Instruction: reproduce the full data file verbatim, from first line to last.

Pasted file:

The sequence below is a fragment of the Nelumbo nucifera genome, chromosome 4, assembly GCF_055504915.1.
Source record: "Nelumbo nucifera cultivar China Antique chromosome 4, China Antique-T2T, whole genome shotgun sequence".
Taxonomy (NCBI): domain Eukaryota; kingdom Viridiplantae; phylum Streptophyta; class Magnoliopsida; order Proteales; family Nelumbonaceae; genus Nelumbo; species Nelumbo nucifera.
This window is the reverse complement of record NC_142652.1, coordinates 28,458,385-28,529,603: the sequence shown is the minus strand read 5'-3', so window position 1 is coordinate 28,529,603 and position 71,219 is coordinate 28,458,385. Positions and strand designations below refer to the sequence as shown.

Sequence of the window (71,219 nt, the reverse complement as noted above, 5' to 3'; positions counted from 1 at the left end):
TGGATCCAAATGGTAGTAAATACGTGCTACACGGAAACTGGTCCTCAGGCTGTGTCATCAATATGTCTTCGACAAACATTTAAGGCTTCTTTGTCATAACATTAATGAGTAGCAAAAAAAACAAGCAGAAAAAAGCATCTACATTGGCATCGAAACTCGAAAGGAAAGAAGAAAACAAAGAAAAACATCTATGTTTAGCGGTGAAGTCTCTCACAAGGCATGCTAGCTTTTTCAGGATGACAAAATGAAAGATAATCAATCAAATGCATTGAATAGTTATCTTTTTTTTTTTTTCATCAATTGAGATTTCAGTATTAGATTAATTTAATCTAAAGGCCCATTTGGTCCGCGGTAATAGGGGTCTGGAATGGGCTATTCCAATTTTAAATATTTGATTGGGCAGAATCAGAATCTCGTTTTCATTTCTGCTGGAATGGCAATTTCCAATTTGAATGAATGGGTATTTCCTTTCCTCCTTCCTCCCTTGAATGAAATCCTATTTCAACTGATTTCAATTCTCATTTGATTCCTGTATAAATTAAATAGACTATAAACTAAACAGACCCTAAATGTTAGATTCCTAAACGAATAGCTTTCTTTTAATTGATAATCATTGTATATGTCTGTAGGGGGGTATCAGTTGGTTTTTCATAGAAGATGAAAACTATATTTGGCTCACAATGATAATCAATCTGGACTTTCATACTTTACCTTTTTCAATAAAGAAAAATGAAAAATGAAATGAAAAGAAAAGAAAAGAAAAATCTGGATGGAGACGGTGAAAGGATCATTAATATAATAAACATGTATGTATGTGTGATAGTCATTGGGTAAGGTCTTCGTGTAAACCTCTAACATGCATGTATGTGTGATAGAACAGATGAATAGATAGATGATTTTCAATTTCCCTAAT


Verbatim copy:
The sequence below is a fragment of the Nelumbo nucifera genome, chromosome 4, assembly GCF_055504915.1.
Source record: "Nelumbo nucifera cultivar China Antique chromosome 4, China Antique-T2T, whole genome shotgun sequence".
Taxonomy (NCBI): domain Eukaryota; kingdom Viridiplantae; phylum Streptophyta; class Magnoliopsida; order Proteales; family Nelumbonaceae; genus Nelumbo; species Nelumbo nucifera.
This window is the reverse complement of record NC_142652.1, coordinates 28,458,385-28,529,603: the sequence shown is the minus strand read 5'-3', so window position 1 is coordinate 28,529,603 and position 71,219 is coordinate 28,458,385. Positions and strand designations below refer to the sequence as shown.

Sequence of the window (71,219 nt, the reverse complement as noted above, 5' to 3'; positions counted from 1 at the left end):
TGGATCCAAATGGTAGTAAATACGTGCTACACGGAAACTGGTCCTCAGGCTGTGTCATCAATATGTCTTCGACAAACATTTAAGGCTTCTTTGTCATAACATTAATGAGTAGCAAAAAAAACAAGCAGAAAAAAGCATCTACATTGGCATCGAAACTCGAAAGGAAAGAAGAAAACAAAGAAAAACATCTATGTTTAGCGGTGAAGTCTCTCACAAGGCATGCTAGCTTTTTCAGGATGACAAAATGAAAGATAATCAATCAAATGCATTGAATAGTTATCTTTTTTTTTTTTTCATCAATTGAGATTTCAGTATTAGATTAATTTAATCTAAAGGCCCATTTGGTCCGCGGTAATAGGGGTCTGGAATGGGCTATTCCAATTTTAAATATTTGATTGGGCAGAATCAGAATCTCGTTTTCATTTCTGCTGGAATGGCAATTTCCAATTTGAATGAATGGGTATTTCCTTTCCTCCTTCCTCCCTTGAATGAAATCCTATTTCAACTGATTTCAATTCTCATTTGATTCCTGTATAAATTAAATAGACTATAAACTAAACAGACCCTAAATGTTAGATTCCTAAACGAATAGCTTTCTTTTAATTGATAATCATTGTATATGTCTGTAGGGGGGTATCAGTTGGTTTTTCATAGAAGATGAAAACTATATTTGGCTCACAATGATAATCAATCTGGACTTTCATACTTTACCTTTTTCAATAAAGAAAAATGAAAAATGAAATGAAAAGAAAAGAAAAGAAAAATCTGGATGGAGACGGTGAAAGGATCATTAATATAATAAACATGTATGTATGTGTGATAGTCATTGGGTAAGGTCTTCGTGTAAACCTCTAACATGCATGTATGTGTGATAGAACAGATGAATAGATAGATGATTTTCAATTTCCCTAAT